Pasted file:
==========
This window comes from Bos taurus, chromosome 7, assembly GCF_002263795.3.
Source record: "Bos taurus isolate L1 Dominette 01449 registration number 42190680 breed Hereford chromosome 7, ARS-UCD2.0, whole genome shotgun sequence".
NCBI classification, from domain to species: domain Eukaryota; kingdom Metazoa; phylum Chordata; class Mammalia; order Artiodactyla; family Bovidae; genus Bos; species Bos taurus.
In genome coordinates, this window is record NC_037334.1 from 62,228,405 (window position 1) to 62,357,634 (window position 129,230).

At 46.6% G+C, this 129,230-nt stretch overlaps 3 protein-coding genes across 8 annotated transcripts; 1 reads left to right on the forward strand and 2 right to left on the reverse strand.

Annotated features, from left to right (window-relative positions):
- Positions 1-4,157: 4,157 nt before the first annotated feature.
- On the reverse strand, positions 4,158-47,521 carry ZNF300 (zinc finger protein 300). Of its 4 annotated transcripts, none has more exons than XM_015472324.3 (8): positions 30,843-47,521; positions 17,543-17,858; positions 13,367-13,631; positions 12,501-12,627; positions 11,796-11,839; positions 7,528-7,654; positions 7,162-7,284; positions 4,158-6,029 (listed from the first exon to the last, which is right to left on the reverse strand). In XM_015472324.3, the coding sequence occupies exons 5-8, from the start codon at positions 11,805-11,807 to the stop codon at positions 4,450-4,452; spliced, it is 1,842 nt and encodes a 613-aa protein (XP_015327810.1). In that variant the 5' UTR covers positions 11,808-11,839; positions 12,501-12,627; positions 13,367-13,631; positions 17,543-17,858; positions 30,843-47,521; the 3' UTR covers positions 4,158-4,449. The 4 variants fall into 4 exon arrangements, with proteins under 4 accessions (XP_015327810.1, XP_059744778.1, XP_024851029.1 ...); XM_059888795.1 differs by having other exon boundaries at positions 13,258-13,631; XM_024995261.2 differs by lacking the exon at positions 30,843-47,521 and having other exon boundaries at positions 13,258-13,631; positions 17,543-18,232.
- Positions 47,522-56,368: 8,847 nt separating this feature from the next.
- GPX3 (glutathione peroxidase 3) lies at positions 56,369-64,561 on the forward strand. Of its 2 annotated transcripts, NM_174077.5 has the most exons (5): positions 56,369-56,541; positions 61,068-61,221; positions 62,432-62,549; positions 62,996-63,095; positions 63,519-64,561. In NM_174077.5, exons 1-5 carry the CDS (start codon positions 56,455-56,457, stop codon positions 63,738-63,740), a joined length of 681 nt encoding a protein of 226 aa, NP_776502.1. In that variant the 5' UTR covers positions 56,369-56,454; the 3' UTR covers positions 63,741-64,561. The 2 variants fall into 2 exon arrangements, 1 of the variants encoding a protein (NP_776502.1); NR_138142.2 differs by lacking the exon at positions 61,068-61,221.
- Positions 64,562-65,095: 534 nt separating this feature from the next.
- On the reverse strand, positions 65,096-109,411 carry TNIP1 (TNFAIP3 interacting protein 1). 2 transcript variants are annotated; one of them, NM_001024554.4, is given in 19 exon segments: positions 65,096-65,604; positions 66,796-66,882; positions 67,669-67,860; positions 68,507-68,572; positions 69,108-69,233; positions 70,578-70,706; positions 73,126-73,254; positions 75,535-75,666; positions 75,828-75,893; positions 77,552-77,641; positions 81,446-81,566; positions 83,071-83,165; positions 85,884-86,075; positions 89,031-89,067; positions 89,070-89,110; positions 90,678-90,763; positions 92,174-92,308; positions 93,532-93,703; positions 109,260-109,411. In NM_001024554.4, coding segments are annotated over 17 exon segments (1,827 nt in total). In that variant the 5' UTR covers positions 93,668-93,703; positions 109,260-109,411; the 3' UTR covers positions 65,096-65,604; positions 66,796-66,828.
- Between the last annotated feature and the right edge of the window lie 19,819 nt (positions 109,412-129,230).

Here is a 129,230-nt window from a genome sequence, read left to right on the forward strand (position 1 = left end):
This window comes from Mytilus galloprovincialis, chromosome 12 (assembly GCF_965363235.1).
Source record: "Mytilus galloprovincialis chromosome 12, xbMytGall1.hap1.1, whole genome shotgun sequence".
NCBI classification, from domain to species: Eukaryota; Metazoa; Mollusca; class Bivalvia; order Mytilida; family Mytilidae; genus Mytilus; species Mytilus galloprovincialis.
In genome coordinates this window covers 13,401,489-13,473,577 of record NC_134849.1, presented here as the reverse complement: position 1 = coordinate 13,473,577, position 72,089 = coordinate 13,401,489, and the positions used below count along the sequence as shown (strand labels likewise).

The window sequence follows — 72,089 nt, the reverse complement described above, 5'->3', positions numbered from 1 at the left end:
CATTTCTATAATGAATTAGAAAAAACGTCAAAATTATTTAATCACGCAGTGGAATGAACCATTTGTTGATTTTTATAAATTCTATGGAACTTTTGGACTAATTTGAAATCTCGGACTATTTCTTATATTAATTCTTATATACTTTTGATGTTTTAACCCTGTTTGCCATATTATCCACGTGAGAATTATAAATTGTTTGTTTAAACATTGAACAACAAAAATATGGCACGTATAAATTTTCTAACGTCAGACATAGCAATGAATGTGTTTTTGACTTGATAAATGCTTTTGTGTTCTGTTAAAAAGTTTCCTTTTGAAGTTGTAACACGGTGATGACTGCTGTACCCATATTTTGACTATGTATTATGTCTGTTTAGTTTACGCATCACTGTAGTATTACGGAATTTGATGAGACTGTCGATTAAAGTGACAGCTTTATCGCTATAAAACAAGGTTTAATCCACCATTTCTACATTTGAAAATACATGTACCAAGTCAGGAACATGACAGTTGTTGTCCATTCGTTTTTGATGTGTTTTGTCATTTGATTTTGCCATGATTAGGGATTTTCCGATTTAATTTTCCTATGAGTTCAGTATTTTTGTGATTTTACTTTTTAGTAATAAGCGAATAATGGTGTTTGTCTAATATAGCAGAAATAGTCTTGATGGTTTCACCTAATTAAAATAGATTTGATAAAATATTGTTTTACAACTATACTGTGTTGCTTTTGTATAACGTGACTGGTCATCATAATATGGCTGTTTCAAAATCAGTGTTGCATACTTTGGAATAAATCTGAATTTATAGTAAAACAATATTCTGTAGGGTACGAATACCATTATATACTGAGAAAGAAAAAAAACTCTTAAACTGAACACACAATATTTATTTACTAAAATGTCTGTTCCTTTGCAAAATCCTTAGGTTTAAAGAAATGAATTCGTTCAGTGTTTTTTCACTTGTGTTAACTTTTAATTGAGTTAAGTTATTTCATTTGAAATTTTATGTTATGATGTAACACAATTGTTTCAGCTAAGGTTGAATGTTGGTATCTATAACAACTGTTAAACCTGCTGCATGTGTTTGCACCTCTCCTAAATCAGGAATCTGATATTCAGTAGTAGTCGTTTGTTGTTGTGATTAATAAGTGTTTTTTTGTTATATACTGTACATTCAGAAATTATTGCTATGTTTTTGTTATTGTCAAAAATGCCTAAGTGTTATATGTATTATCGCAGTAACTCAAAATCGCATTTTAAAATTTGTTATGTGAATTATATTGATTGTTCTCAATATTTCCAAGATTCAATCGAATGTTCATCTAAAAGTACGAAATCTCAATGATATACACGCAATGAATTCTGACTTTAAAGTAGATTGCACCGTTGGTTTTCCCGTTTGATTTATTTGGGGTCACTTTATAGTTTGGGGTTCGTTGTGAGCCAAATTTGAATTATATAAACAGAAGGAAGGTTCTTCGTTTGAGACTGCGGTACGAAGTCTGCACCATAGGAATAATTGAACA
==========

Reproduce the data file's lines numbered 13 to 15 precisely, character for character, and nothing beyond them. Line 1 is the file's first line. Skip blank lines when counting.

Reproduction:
- Between the last annotated feature and the right edge of the window lie 19,819 nt (positions 109,412-129,230).

Here is a 129,230-nt window from a genome sequence, read left to right on the forward strand (position 1 = left end):
This window comes from Mytilus galloprovincialis, chromosome 12 (assembly GCF_965363235.1).